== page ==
Another set of nascent regulations are around the disclosures regarding ESG compliance, covering aspects such as resource usage (energy and water), waste management practices and bio-diversity. SEBI recently revised its Business Responsibility and Sustainability Reporting (BRSR) framework, requiring the top thousand listed entities by market capitalisation to provide environment-related disclosures. These can boost demand for a set of green companies that provide energy and water efficiency solutions.

Climate driven solutions in demand

Rising prices of fossil fuel and regulatory incentives have already created a level-playing field for the solar industry, where India now has several success stories such as Renew Power, Greenko that have scaled up and raised billions of dollars from the green bond market.

High fuel costs have also improved the attractiveness of biomass-driven solutions, which compete with furnace oil for industrial heating applications. A similar story is playing out in the electric vehicle market in some segments such as e-rickshaw and e-scooters, where fuel cost savings are driving the sales of such products. Improving demand is attracting capital and helping such companies in expanding their reach.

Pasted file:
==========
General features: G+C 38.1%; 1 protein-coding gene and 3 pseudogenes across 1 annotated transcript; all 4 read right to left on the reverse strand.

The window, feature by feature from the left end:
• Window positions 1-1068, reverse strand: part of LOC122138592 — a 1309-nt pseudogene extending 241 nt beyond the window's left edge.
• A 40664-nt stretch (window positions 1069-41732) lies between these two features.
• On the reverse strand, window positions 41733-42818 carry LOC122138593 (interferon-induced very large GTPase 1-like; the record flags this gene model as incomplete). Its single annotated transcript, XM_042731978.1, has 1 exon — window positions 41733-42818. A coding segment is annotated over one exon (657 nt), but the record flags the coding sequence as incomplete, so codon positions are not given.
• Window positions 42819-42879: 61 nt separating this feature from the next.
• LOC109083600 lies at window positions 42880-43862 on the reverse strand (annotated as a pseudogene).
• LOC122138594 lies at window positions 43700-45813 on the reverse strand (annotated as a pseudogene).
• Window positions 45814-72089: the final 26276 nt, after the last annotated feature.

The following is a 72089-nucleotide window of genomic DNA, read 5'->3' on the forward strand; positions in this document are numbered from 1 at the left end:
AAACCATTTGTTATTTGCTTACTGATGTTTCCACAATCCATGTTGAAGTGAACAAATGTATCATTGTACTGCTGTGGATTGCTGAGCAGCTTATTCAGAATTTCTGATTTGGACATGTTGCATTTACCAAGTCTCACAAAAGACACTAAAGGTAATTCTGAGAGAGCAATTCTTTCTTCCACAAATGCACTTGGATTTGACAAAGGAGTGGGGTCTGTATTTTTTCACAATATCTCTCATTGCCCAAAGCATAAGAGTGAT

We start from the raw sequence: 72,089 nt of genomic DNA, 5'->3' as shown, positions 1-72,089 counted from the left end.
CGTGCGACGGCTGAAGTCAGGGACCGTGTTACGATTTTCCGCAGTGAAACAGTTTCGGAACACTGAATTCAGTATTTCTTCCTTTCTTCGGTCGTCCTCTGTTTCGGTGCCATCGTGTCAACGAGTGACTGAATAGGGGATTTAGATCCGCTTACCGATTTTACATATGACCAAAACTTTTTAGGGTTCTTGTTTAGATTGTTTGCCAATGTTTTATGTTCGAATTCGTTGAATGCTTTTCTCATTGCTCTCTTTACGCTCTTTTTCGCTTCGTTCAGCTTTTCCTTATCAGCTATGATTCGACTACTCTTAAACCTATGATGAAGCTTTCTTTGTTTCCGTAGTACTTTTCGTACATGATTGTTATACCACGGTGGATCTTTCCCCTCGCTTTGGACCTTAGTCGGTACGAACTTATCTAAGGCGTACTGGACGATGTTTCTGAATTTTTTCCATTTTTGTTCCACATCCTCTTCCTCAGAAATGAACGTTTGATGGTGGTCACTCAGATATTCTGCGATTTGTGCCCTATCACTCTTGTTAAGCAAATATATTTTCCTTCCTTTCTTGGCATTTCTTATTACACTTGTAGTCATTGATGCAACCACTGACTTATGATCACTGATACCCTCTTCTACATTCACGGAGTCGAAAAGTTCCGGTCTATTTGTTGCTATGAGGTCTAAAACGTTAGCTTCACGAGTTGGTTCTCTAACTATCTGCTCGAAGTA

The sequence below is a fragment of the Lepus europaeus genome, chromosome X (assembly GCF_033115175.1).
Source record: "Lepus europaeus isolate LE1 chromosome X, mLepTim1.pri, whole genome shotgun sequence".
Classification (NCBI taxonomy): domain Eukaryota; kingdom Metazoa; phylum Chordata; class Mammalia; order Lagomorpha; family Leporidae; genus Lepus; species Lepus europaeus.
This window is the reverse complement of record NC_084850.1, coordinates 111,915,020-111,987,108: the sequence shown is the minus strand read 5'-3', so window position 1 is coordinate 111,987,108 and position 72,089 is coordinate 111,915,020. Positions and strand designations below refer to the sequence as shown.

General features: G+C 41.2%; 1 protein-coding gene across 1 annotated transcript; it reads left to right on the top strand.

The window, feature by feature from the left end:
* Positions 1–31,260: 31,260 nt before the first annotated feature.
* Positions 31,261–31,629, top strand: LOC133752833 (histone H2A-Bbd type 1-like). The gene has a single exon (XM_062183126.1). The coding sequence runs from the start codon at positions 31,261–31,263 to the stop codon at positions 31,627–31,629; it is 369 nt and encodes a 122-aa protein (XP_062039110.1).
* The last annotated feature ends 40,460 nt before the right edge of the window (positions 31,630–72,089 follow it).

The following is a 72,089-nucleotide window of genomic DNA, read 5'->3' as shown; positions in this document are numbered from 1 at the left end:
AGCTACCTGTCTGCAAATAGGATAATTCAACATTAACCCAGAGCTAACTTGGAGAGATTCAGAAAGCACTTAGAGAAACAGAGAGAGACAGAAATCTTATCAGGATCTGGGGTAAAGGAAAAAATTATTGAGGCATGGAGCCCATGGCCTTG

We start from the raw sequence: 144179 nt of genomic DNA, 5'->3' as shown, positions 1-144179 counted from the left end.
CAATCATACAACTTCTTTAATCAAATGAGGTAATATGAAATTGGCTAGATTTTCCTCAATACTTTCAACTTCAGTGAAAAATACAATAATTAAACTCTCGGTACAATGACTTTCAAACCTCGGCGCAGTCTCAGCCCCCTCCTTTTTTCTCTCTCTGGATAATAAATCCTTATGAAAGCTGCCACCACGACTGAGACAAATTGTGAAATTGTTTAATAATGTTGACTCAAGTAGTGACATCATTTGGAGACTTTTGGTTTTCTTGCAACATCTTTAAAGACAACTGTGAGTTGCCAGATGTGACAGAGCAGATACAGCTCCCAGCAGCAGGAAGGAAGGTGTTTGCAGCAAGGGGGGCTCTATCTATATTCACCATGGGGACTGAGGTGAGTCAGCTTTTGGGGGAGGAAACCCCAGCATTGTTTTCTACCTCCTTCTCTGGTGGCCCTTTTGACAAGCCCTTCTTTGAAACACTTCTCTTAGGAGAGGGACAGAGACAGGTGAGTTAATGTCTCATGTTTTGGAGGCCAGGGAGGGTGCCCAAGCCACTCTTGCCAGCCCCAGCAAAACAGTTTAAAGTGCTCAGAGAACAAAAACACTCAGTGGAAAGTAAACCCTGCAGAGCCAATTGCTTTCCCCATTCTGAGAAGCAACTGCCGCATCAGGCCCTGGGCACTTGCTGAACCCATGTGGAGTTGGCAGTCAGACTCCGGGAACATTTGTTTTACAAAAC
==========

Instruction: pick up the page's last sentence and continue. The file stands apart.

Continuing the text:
Demand for sustainable products that are used by industries has been increasing from large corporate customers who have made commitments to reduce their carbon footprints. These companies are increasingly demanding their vendors to provide resource-efficient solutions thus driving the demand for green office spaces, energy efficient fans and other cooling solutions.

Clearly, the funding ecosystem for green start-ups has started growing manifold. Hopefully, the current crop of companies that have received investments can scale up and provide meaningful exits to their investors, and catalyse the investments even further.

Bharti is Founder of FineTrain, and Sandeep is India Project Manager at Climate Bonds Initiative

Published on July 12, 2021